Is it possible to mix mythology and comic book characters? Well, in a manner of speaking, the comic book characters are themselves the mythos of the last century: In times of great turmoil and war and division and overwhelming brute force, it just felt good to consider the idea that some set of goodhearted superheroes were out there watching over us and protecting us. Kind of like militant guardian angels. And, like the angels, some of them cop an attitude. But unlike the angels, they serve no superior being. Therefore, their allegiances are fleeting, temporary, and, truth be told, somewhat fickle. But oh man, when they do finally swing into action, it’s a sight to behold.
Thor, the Norse god of thunder, has a half-brother, Loki, with designs on ruling the universe by controlling a self-sustaining unlimited energy force. He’s the bad guy that has legions of henchmen that look like devils, or screaming harpies, descending upon the earth through some kind of space-warp hole in the sky, and he laughs at the feeble efforts of “The Avengers” to stop him and his swarm of destructive nihilists.
But, hey, this is comic book stuff, and we are here to have fun. So the “Ironman” has a great sarcastic wit. And “The Hulk” refers to his big, green persona within that comes out when he loses his temper as “that other guy.” Green Arrow gets “turned” by the bad guy, but is redeemed by The Black Widow, who never stops believing in him. Captain America, fresh off his battlefield exploits in World War One, can joke about being a cultural and technological dinosaur, but there’s always use for a guy who can punch through a punching bag.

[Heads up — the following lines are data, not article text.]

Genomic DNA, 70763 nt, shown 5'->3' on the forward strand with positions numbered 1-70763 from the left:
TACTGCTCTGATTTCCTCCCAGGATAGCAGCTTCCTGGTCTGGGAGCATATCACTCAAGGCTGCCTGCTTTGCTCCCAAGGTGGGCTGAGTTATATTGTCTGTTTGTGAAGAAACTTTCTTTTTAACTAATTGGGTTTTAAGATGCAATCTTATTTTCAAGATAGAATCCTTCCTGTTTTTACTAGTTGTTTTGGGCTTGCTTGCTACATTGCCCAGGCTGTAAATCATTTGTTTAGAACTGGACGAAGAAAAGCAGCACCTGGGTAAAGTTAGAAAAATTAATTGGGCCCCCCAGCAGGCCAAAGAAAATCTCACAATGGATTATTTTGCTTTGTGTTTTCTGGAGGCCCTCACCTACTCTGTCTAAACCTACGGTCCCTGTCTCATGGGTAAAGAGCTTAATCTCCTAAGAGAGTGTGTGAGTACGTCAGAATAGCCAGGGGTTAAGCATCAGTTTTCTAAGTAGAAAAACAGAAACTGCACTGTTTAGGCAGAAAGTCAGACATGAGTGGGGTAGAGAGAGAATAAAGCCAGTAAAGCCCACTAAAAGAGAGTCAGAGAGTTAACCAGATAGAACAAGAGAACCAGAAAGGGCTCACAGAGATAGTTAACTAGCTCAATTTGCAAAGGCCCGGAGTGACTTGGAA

Romance? Nah, we’re too busy saving the world for that. But we might accidentally develop an affection for each other. This is more of a buddy movie with the girl being one of the guys. There’s plenty of CGI-kind of action, where you get to blow things up in the middle of New York City and joke about it afterwards.
“The Avengers,” despite the title, is just plain fun. Sure, it’s even more fun if you’re a comic book nerd who grew up rooting for some of these super-heroes of cartoon caricature. But even if you’re not, you can still appreciate the artistry and camaraderie and use of the 3-D technology to great special effect.
Pass the popcorn and enjoy the ride.
Ronald P. Salfen is interim pastor at St. Stephen’s Presbyterian Church in Irving, Texas.